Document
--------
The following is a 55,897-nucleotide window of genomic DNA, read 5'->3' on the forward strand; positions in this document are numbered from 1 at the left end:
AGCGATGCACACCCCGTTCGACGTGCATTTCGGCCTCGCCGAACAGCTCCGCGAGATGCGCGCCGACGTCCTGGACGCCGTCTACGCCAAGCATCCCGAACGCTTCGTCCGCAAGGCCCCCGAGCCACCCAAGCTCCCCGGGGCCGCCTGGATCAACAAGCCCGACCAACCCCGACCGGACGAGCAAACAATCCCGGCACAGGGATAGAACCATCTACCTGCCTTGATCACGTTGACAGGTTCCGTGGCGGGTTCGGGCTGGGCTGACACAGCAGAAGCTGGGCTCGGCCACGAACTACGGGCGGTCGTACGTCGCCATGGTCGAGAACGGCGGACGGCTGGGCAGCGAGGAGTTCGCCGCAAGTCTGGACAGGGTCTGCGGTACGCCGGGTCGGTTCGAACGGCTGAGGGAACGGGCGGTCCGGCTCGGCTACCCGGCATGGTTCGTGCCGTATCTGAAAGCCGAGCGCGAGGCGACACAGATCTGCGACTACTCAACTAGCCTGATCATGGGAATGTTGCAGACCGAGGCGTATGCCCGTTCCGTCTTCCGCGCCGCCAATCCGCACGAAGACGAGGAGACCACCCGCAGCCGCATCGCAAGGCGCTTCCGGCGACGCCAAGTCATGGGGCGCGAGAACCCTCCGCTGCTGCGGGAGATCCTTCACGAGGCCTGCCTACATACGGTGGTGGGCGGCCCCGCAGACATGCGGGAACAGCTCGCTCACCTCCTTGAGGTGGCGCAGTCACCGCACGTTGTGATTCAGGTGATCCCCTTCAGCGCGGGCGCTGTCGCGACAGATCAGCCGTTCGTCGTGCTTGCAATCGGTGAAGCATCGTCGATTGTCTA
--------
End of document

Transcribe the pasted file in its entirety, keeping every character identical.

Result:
The following is a 55,897-nucleotide window of genomic DNA, read 5'->3' on the forward strand; positions in this document are numbered from 1 at the left end:
AGCGATGCACACCCCGTTCGACGTGCATTTCGGCCTCGCCGAACAGCTCCGCGAGATGCGCGCCGACGTCCTGGACGCCGTCTACGCCAAGCATCCCGAACGCTTCGTCCGCAAGGCCCCCGAGCCACCCAAGCTCCCCGGGGCCGCCTGGATCAACAAGCCCGACCAACCCCGACCGGACGAGCAAACAATCCCGGCACAGGGATAGAACCATCTACCTGCCTTGATCACGTTGACAGGTTCCGTGGCGGGTTCGGGCTGGGCTGACACAGCAGAAGCTGGGCTCGGCCACGAACTACGGGCGGTCGTACGTCGCCATGGTCGAGAACGGCGGACGGCTGGGCAGCGAGGAGTTCGCCGCAAGTCTGGACAGGGTCTGCGGTACGCCGGGTCGGTTCGAACGGCTGAGGGAACGGGCGGTCCGGCTCGGCTACCCGGCATGGTTCGTGCCGTATCTGAAAGCCGAGCGCGAGGCGACACAGATCTGCGACTACTCAACTAGCCTGATCATGGGAATGTTGCAGACCGAGGCGTATGCCCGTTCCGTCTTCCGCGCCGCCAATCCGCACGAAGACGAGGAGACCACCCGCAGCCGCATCGCAAGGCGCTTCCGGCGACGCCAAGTCATGGGGCGCGAGAACCCTCCGCTGCTGCGGGAGATCCTTCACGAGGCCTGCCTACATACGGTGGTGGGCGGCCCCGCAGACATGCGGGAACAGCTCGCTCACCTCCTTGAGGTGGCGCAGTCACCGCACGTTGTGATTCAGGTGATCCCCTTCAGCGCGGGCGCTGTCGCGACAGATCAGCCGTTCGTCGTGCTTGCAATCGGTGAAGCATCGTCGATTGTCTA